Indigenous representatives call for constitutional convention ahead of final model for recognising Aboriginal people

Indigenous representatives call for constitutional convention ahead of final model for recognising Aboriginal people

A meeting of more than 100 Indigenous representatives has passed a motion calling for an official constitutional convention to be held at Uluru in six months, before a final model for recognising Indigenous people in the founding document is settled.

The motion was raised at the Australian Institute of Aboriginal and Torres Strait Islander (AIATSIS) National Native Title Conference in Port Douglas.

Hundreds of native title holders, traditional owners and other Indigenous representatives attended the conference and endorsed the idea of an official convention to settle on a final proposal for recognising Aboriginal and Torres Strait Islander people.

The convention would bring together a range of delegates representing different communities and ideas for change.

The Port Douglas motion has put pressure on Prime Minister Tony Abbott and Opposition Leader Bill Shorten ahead of a key meeting with a group of selected Indigenous representatives in Sydney at the beginning of next month.

When Mr Abbott announced the meeting, he said it would be a unifying moment and “an important part of this journey”.

But when Cairns-based Yalanji man and Aboriginal activist Terry O’Shane put forward the motion to last night’s conference, he warned there needed to be a significant additional period of consultation before a final model is settled.

“We have not had an adequate opportunity to hear about and discuss the models of constitutional recognition that are being considered,” the motion said.

“There must not be a model adopted without widespread Aboriginal and Torres Strait Islander input.”

The motion also took aim at the joint parliamentary committee — which is headed by two Indigenous members of parliament, Liberal MP Ken Wyatt and Labor Senator Nova Peris.

The committee is preparing to hand down a report with recommendations for the best way to proceed towards a referendum.

“The committee has not consulted widely with our people,” the motion said.

“Most of us do not know the details of the different models for constitutional recognition that are on the table.

“The committee’s views do not represent ours.”

It goes on to suggest a path forward, including the constitutional convention at Uluru.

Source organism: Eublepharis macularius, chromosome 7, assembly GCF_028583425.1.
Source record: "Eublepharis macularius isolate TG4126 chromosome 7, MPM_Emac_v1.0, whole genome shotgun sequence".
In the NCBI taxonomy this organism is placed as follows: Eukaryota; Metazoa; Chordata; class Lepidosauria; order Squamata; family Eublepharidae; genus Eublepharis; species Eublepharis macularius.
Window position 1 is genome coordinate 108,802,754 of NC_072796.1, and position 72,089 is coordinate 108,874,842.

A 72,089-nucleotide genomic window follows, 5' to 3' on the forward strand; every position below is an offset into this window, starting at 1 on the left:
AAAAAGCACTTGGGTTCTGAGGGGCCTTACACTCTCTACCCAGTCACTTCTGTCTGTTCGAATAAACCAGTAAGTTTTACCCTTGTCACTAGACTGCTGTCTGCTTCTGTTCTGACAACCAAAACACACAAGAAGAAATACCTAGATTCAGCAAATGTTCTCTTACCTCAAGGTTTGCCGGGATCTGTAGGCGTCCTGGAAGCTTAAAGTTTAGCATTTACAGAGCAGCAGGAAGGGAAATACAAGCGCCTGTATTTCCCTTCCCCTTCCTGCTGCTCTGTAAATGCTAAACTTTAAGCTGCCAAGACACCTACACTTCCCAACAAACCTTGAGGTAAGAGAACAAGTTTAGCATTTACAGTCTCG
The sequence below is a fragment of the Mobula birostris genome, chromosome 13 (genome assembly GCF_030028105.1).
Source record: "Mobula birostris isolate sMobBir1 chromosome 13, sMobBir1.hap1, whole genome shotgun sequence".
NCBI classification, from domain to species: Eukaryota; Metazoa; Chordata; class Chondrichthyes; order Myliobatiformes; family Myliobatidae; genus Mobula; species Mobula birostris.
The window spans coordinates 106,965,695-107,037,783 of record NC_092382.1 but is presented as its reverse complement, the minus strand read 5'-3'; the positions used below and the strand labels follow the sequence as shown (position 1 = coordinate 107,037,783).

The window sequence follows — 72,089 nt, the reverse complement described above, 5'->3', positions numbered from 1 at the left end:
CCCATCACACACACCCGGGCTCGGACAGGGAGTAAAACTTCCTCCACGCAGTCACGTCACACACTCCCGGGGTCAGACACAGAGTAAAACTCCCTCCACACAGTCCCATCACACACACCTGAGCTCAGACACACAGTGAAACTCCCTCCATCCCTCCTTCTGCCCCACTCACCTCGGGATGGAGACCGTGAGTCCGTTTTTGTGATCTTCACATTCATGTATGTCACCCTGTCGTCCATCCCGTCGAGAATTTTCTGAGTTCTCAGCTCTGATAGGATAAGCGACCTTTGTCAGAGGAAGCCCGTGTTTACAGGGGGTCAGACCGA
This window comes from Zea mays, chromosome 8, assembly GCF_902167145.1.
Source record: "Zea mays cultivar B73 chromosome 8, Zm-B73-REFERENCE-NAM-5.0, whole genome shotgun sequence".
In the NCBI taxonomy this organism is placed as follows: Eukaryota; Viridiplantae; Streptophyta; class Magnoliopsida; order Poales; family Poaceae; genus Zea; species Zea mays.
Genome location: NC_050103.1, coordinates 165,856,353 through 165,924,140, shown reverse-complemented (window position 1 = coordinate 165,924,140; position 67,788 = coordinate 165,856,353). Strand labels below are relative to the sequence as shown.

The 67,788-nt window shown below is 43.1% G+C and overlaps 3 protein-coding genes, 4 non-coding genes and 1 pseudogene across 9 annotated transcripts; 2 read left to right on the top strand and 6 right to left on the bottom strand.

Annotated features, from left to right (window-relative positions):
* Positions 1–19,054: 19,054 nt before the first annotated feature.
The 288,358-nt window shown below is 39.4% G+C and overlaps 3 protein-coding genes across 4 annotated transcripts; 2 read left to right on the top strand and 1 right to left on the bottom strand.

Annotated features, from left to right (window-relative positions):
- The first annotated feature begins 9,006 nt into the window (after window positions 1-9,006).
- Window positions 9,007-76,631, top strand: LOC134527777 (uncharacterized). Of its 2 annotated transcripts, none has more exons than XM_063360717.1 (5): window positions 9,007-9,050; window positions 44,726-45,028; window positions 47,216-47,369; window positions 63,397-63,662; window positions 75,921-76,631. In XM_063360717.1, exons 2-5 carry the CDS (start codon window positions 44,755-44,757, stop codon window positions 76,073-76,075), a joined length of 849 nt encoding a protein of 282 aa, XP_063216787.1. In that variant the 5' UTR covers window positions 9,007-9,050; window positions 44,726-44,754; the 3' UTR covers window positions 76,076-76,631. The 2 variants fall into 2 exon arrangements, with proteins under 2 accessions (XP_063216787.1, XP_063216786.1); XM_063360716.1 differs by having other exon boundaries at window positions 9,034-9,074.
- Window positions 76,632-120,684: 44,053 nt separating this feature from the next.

Mr O’Shane said in the lead-up to the convention there should be conferences at 10 key locations around the country, where Aboriginal and Torres Strait Islander communities can put forward proposals for change.

Cape York Indigenous leader Noel Pearson said there was widespread support for the idea of fresh community-driven consultations.

“There was a very strong view expressed at the Port Douglas conference that there needs to be a series of conventions of Indigenous people all over the country,” he said.

“We need to look at all of the models and ideas that have been proposed.

“The government should not foreclose on any option until we run a series of Indigenous conferences.”

Model must be settled by the end of the year: campaign

Taxpayer-funded campaign Recognise has actively promoted the need for constitutional change and organised events around Australia to generate momentum.

One of these, the Journey to Recognition relay, has seen representatives travel 32,000 kilometres across the nation so far to speak to different communities about the referendum process.

Joint-director of the Recognise campaign, Tanya Hosch, endorsed a similar timeframe of about six months for consultations in a recent speech.

“In this era, we would want the model out and agreed before the end of this year,” she said.

“We need that time between model agreement and May 2017 to put the nitpickers and the naysayers firmly back in their armchairs.

“We have to grasp this opportunity.

“We have to make it count.”



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